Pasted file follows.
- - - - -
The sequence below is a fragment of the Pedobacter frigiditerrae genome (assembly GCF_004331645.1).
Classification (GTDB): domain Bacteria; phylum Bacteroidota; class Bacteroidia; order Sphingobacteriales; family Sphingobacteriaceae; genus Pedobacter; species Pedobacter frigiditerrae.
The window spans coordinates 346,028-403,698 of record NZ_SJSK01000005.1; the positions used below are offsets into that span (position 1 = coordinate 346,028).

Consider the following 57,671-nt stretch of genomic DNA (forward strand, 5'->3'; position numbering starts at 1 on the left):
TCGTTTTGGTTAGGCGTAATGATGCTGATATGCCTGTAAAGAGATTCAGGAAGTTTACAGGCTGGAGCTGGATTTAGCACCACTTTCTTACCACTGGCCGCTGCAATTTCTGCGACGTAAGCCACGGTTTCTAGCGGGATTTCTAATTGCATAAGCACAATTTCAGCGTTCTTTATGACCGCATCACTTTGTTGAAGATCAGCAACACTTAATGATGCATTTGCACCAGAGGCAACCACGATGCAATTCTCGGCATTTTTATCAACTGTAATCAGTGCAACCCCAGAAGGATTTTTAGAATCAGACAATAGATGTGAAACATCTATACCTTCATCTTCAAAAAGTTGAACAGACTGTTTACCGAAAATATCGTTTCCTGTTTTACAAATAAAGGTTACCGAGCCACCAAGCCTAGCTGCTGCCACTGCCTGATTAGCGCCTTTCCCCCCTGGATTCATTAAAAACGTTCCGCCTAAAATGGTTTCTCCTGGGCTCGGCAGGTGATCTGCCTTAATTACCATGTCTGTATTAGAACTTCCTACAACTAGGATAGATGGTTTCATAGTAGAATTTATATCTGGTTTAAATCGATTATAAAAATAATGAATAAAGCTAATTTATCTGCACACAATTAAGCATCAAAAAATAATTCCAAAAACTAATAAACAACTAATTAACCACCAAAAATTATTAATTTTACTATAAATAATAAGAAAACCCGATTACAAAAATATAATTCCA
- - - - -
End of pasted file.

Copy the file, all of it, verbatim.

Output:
The sequence below is a fragment of the Pedobacter frigiditerrae genome (assembly GCF_004331645.1).
Classification (GTDB): domain Bacteria; phylum Bacteroidota; class Bacteroidia; order Sphingobacteriales; family Sphingobacteriaceae; genus Pedobacter; species Pedobacter frigiditerrae.
The window spans coordinates 346,028-403,698 of record NZ_SJSK01000005.1; the positions used below are offsets into that span (position 1 = coordinate 346,028).

Consider the following 57,671-nt stretch of genomic DNA (forward strand, 5'->3'; position numbering starts at 1 on the left):
TCGTTTTGGTTAGGCGTAATGATGCTGATATGCCTGTAAAGAGATTCAGGAAGTTTACAGGCTGGAGCTGGATTTAGCACCACTTTCTTACCACTGGCCGCTGCAATTTCTGCGACGTAAGCCACGGTTTCTAGCGGGATTTCTAATTGCATAAGCACAATTTCAGCGTTCTTTATGACCGCATCACTTTGTTGAAGATCAGCAACACTTAATGATGCATTTGCACCAGAGGCAACCACGATGCAATTCTCGGCATTTTTATCAACTGTAATCAGTGCAACCCCAGAAGGATTTTTAGAATCAGACAATAGATGTGAAACATCTATACCTTCATCTTCAAAAAGTTGAACAGACTGTTTACCGAAAATATCGTTTCCTGTTTTACAAATAAAGGTTACCGAGCCACCAAGCCTAGCTGCTGCCACTGCCTGATTAGCGCCTTTCCCCCCTGGATTCATTAAAAACGTTCCGCCTAAAATGGTTTCTCCTGGGCTCGGCAGGTGATCTGCCTTAATTACCATGTCTGTATTAGAACTTCCTACAACTAGGATAGATGGTTTCATAGTAGAATTTATATCTGGTTTAAATCGATTATAAAAATAATGAATAAAGCTAATTTATCTGCACACAATTAAGCATCAAAAAATAATTCCAAAAACTAATAAACAACTAATTAACCACCAAAAATTATTAATTTTACTATAAATAATAAGAAAACCCGATTACAAAAATATAATTCCA